The day after the funeral, Charles J. Chandler (Cumberland 1925) wrote to Eminent Supreme Recorder William C. “Billy” Levere (Northwestern 1898). The service began at 2:30 pm on November 16 at the First Methodist Church of Frankfort with internment following at the Frankfort Cemetery. Six members of Kentucky Epsilon and Kentucky Kappa served as pallbearers. Flowers sent from across the country carpeted the cemetery where Lucy was laid to rest next to her youngest brother, Jack. The badge that Levere had given her two years before was pinned to her chest. Before the funeral, Chandler and several other brothers were at Lucy’s home and spoke with her other brother, Dr. Coleman D. Pattie (Kentucky Military Institute 1870), who was touched by the chapter’s attendance.
“He seemed very much interested in the Fraternity and reminiscence [sic] back to his college days and the days when Kentucky Kappa was in Richmond, Kentucky where he said that he was very active in Fraternity life.
“He spoke of his sister’s great love and interest in her Fraternity. He said no one knew she was preserving the records until the war was over and that her being taken into the Fraternity was one of the great joys of her life.” (Chandler, Charles J., Letter to William C. Levere, November 17, 1922.)
The Life of Lucy Pattie
Lucy Phenton Pattie (Kentucky Military Institute 1868) was born on December 4, 1842. Throughout her life, she was well-liked by those who knew her and was remembered for her kindness, genteel manners and the rare ability to bring out the best qualities in those around her. She grew up on a farm in Farmdale, Franklin County, Kentucky, a farming community six miles southwest and across the Kentucky River from the state capital at Frankfort. The Patties were members of the elite planter class, owning five slaves: one man, two women and two small children. When the Civil War began in 1861, Lucy was 18 years old and lived on the farm with her parents, two sisters and two brothers.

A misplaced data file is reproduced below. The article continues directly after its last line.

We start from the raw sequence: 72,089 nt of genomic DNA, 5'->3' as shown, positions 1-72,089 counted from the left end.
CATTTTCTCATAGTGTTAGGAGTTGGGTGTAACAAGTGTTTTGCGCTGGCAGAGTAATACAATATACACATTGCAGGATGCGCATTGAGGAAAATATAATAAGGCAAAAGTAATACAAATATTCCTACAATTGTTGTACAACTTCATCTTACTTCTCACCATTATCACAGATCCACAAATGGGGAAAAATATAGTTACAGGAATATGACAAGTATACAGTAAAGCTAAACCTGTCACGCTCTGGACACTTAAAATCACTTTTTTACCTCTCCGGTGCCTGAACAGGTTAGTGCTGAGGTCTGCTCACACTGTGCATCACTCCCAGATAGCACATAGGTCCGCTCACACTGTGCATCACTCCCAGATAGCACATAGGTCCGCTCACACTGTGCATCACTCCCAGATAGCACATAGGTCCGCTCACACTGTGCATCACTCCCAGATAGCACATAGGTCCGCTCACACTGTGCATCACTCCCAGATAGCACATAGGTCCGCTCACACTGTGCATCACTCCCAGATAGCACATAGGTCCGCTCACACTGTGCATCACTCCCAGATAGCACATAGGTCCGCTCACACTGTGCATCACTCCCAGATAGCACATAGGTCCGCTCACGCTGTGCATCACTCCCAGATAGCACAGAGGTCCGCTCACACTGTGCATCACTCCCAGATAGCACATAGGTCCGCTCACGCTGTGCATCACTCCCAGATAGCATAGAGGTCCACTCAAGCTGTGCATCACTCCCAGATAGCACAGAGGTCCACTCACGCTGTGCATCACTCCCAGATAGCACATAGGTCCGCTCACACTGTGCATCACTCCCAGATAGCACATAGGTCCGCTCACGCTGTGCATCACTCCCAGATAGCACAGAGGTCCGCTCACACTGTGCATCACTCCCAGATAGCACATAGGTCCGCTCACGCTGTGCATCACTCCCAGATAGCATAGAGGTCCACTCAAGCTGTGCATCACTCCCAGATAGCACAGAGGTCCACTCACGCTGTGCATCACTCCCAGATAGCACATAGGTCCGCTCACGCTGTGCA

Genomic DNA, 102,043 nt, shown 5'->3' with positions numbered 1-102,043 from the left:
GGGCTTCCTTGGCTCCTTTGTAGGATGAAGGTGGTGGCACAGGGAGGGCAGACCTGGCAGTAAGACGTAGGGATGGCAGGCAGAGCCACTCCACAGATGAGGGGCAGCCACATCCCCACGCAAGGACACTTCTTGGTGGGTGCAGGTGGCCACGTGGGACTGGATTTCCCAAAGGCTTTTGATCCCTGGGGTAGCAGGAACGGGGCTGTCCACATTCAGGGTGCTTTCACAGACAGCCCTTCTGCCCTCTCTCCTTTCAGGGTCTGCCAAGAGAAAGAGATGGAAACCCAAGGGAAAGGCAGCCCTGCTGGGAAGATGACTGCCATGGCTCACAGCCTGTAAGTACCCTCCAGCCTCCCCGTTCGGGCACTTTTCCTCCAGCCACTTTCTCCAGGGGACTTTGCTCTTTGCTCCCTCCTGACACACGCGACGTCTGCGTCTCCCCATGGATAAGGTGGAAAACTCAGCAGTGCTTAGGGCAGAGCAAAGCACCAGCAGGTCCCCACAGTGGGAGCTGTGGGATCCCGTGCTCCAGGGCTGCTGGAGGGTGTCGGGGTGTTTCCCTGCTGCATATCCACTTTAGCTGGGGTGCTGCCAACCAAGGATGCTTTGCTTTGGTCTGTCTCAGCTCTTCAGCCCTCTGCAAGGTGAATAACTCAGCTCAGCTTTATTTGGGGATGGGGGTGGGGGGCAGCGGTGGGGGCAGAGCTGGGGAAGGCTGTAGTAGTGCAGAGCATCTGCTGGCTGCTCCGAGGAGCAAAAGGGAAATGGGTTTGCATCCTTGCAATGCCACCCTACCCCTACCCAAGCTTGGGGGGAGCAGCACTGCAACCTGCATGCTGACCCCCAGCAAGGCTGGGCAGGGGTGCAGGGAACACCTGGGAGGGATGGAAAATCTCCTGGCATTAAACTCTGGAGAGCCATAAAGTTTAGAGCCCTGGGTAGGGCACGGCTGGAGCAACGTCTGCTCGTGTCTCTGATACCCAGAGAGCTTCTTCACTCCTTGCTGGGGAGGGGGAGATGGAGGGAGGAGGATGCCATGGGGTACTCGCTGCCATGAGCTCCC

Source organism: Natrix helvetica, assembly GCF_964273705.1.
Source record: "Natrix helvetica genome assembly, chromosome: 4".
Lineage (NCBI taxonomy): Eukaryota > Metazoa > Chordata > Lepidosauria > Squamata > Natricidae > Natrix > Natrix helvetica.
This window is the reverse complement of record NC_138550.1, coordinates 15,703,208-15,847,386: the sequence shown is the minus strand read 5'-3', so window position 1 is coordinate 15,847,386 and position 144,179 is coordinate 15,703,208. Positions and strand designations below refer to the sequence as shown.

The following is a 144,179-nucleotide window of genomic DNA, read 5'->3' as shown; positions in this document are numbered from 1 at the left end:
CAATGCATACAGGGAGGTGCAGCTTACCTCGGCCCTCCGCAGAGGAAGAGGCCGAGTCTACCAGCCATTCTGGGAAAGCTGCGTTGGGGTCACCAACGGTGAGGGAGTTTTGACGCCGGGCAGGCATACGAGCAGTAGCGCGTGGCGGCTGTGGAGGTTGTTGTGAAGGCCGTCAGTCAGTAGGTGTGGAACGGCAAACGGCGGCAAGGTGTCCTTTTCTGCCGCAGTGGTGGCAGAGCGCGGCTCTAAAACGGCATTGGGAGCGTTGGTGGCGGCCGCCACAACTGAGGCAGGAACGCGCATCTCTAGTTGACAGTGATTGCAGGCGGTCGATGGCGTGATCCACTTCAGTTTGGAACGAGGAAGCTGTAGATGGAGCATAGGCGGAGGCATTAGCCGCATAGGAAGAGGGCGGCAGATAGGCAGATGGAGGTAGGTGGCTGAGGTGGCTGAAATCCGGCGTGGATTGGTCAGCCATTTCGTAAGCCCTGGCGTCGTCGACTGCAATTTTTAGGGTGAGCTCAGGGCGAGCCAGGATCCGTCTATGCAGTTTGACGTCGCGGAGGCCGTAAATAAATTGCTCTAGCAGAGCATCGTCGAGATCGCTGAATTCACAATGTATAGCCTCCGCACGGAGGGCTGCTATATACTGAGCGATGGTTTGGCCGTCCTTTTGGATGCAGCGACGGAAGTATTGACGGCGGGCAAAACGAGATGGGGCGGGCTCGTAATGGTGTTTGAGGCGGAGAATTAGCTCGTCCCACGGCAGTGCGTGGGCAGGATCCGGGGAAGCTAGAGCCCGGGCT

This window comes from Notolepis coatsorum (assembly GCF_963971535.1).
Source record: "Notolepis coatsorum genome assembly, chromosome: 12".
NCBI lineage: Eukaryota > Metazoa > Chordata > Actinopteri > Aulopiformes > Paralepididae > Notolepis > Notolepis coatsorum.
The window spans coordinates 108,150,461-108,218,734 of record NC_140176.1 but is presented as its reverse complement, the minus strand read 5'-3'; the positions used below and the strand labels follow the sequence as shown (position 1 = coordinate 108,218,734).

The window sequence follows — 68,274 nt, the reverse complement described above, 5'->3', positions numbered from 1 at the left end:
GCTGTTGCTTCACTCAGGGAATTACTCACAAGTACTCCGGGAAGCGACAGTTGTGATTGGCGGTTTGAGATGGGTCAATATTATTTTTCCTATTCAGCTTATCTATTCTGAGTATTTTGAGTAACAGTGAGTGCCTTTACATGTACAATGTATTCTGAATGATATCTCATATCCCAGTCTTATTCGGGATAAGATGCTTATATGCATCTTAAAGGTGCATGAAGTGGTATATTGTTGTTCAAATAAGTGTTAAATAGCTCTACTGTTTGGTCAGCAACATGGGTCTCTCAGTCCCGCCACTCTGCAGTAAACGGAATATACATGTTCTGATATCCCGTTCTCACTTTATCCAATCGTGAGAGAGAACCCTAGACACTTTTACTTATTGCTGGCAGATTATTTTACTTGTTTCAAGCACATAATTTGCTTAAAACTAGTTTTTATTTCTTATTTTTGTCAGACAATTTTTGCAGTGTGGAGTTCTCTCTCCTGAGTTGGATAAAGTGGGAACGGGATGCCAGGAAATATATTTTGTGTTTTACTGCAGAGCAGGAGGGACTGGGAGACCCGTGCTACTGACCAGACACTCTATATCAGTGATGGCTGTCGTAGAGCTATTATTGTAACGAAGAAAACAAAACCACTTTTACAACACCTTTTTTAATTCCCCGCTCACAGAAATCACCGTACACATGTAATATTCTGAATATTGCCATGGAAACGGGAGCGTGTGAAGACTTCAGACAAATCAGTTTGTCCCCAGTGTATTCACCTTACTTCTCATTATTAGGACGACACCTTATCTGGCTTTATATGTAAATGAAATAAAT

Since they lived close to the strategic state capital, the war soon arrived at the Pattie farm. Significant political turmoil existed just across the river in Frankfort. Governor Berian Magoffin wanted Kentucky to secede, but primarily Union men composed the General Assembly. So far, Kentucky was officially neutral. Its location, rivers and rail lines made the state critical to the strategy of both armies. Union men rushed to Ohio to enlist, and secessionists, including some of Lucy’s friends, left to do the same in Tennessee. The Kentucky Military Institute, only a mile from the Pattie home1, soon emptied and officially closed at the end of the 1860-61 academic year. Her good friends, John B. Kent (Kentucky Military Institute 1860) and Ben Marston (Kentucky Military Institute 1860), were some of the last to depart. The young men stayed with the Patties for a few weeks while they made their final preparations to leave for Tennessee.
Coleman spoke of his sister’s great love and interest in her Fraternity. He said no one knew she was preserving the records until the war was over and that her being taken into the Fraternity was one of the great joys of her life.
In addition to the usual preparations of leaving for war, Kent had the added responsibility of tying up Kentucky Chi’s business before they departed. The chapter had only been around for a few months and thus far had only initiated seven men. Important documents, including the minutes and by-laws – at this time, a combination of what we now think of as the Fraternity Laws and The Ritual – would be required to get the chapter back on its feet when the war was over. Kent asked Lucy for a favor2. Would she make a waterproof envelope for some “secret” documents of the chapter and sew it into the lining of his coat, and would she keep the “by-laws, rules and regulations and minutes of all meetings” safe until the school and the chapter were reorganized after the war? (Pattie, Lucy Phenton, letter to William C. Levere, September 3, 1919.) Kent told her to “…give them to no one unless he can give you this grip of the hand.” (Levere, The Record, p. 295) Lucy agreed to her friend’s request and stored the documents safely away. Kent and Marsten left in July for their new commands with the 15th Tennessee Volunteer Infantry.
1 Levere noted the Pattie home as less than 1,000 yards from KMI, and Joseph W. Walt wrote that it was less than a third of a mile between the Pattie home and KMI. An 1882 map of the Cedar Run District, which contained Farmdale, showed a mile distance between the Pattie home and KMI.
2 Much has been made of the relationship between Lucy and Kent. Some authors, Lucy’s cousin Ermina Jett Darnell included, have called them sweethearts or indicated that they were engaged. In a letter to Levere, Lucy indicated that their relationship was “one of an admiring little sister and an indulgent big brother.”